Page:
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Rise of Bangladesh

Ichiro Suzuki It is widely expected that India overtakes China as the most populous country on earth, half way through 2023, and it may have already happened. Whereas not only China but also the entire Far East is facing a real risk of a demographic crisis, South Asia continues to lead the world in population growth along with the Middle East and Africa. While India always receives a spotlight, Bangladesh, the 8th most populous country as a home to 170 million people, also enjoys a population boom. It is a country as young as and growing as fast as India. Its per capita GDP at $2,500 is comparable to that of India’s $2,600. Bangladesh achieved independence in 1971, seceding from Pakistan, which was created on partition of India at the time of independence from Britain right after WWII. Back then, it was one of the world’s poorest countries. The Pakistani government in East Bengal stressed on economic development on local raw materials such as jute, cotton and leather. After flirting with socialist experiments in the 1970s, the Bangladesh government gradually moved toward running its economy on market forces, still holding onto the new country’s traditional industries. In the 1980s, reforms removed major constraints for the country’s fledging garment industry, vastly improving local textile manufactures’ access to financing, creating opportunities for exports. Such a move built a very vibrant private sector, which accounts for 80% of economic output today. Footsteps Bangladesh has taken is essentially a standard process of economic development, which starts with light industries to earn foreign exchanges, employing a large number of young people at factories, taking advantage of abundant labor supply. This is how Japan started its development process in the late 19th century, and this process was followed in the 1970s and the 1980s by what came to be known as the ‘Asian Tigers’ and eventually by China at around the turn of the 21st century. Bangladesh’s textbook development strategy stands in stark contrast to that of the the neighboring India. The newly most populous country on earth has never been known as exporters of textiles and toys. In the 1960s, India subscribed to a development strategy of import substitution that was in vogue among developing countries. Instead of importing steel, electronic appliances, cars and all those things that were essential in running an economy, some large countries, notably Brazil and India, made ambitious efforts to be self-sufficient, rather than draining precious foreign exchange reserves to pay for imports. That strategy appeared to have worked for a time. Shutting down imports from the developed world, domestic manufacturing industries boomed, contributing to high economic growth rates. The fall of Berlin Wall at the end of the 1980s and the dawn of the age of globalization, however, has revealed harsh realities of import substitution. India was capable of producing a wide variety of industrial goods on its own, but found none of them globally competitive and domestic consumers being forced to buy expensive goods of inferior quality. That strategy was based on central planning and its shadows continue to linger in India in the 21st century, with the country’s penchant for regulations and red tapes that are believed to be holding down growth opportunities. In contrast, Bangladesh is more laissez-fair and chaotic. A path for Bangladesh’s garment industry to where they stand today, the second largest textile exporter, has never been smooth. There has been no shortage of stories of young women at factories being abused, having been forced to work in less than acceptable working conditions. (For Bangladesh’s defense, many such horror stories were also heard 100 years ago in what is today the developed world.) Most notable of all, Rana Plaza factory building collapse in April 2013 claimed 1,134 lives, making international headlines. The tragedy didn’t stop the industry from rising. It moved on with tightened safety standards and improved working conditions. In recent years, developed countries’ drive for ESG is also contributing to safer work places. Fierce competition in the industry has enhanced competitiveness of made-in-Bangladesh clothes in the global market, and consumers in the developed world keep loving them. One of the companies that has stuck with Bangladesh was Uniqlo. The Japanese apparel maker kept working with Bangladesh’s textile makers to make the country an integral part of its global supply chain, in response to rising labor costs in China. For Uniqlo, Bangladesh today is not only a major supplier of the clothes they market around the world, but also is a home to its own sustainable brand. Grameen Uniqlo is a joint venture with Grameen Bank and produces and sells clothes unique only in Bangladesh at their 16 stores, and expanding. With an orthodox growth strategy focused on textile exports, Bangladesh is keeping up with India in economic growth. In some measures, Bangladesh’s per capita income has already surpassed that of India, which has been receiving all the buzzes made around the tech industry. From a different perspective, India isn’t richer than Bangladesh despite high income generated in Bangalore. Apple CEO Tim Cook says that India is at tipping point as the world’s most valuable company is pivoting from China. Such well publicized moves into the high-end tech space, however, still fall far short of creating hundreds of thousands of jobs, absorbing only a cream of India’s young workforce. It seems that growth is more evenly distributed in Bangladesh than in India, with factories that employ a vast number of young people, the majority of whom are women. At around 25%, both India and Bangladesh are burdened with a high rate of those who are able to neither read nor write. Among those who are able to do it, more Bangladesh people, in percentage terms, are engaged in jobs away from farmland, whereas almost half the Indian people still work on the land. With 1,147 inhabitants per square kilometers, Bangladesh is most densely populated among the ten most populous countries. Much higher population density than India’s 433 could be one of the major reasons that make the Bangladesh economy less dependent on farmland, driving the country for greater urbanization, especially as opposed to India. The future for Bangladesh looks bright.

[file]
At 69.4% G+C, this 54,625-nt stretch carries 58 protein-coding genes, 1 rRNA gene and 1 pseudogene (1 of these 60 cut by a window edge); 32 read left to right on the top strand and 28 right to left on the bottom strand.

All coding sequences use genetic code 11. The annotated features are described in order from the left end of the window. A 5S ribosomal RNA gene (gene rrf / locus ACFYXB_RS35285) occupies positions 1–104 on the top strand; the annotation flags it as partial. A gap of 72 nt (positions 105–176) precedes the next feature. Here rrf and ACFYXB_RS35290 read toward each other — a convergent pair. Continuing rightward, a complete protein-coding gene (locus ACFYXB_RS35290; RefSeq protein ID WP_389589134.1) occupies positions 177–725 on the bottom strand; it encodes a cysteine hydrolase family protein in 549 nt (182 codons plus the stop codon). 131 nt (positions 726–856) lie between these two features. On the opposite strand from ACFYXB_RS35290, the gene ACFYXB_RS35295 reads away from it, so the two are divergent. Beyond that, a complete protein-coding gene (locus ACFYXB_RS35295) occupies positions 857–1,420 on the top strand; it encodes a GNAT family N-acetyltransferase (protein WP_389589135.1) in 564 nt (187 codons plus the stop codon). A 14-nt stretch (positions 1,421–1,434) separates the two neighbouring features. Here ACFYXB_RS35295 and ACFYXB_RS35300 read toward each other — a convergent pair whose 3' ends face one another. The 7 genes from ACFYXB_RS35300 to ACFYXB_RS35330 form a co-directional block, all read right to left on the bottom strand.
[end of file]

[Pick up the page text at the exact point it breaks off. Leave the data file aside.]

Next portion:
About the author: Mr. Suzuki is a retired banking executive based in Tokyo, Japan.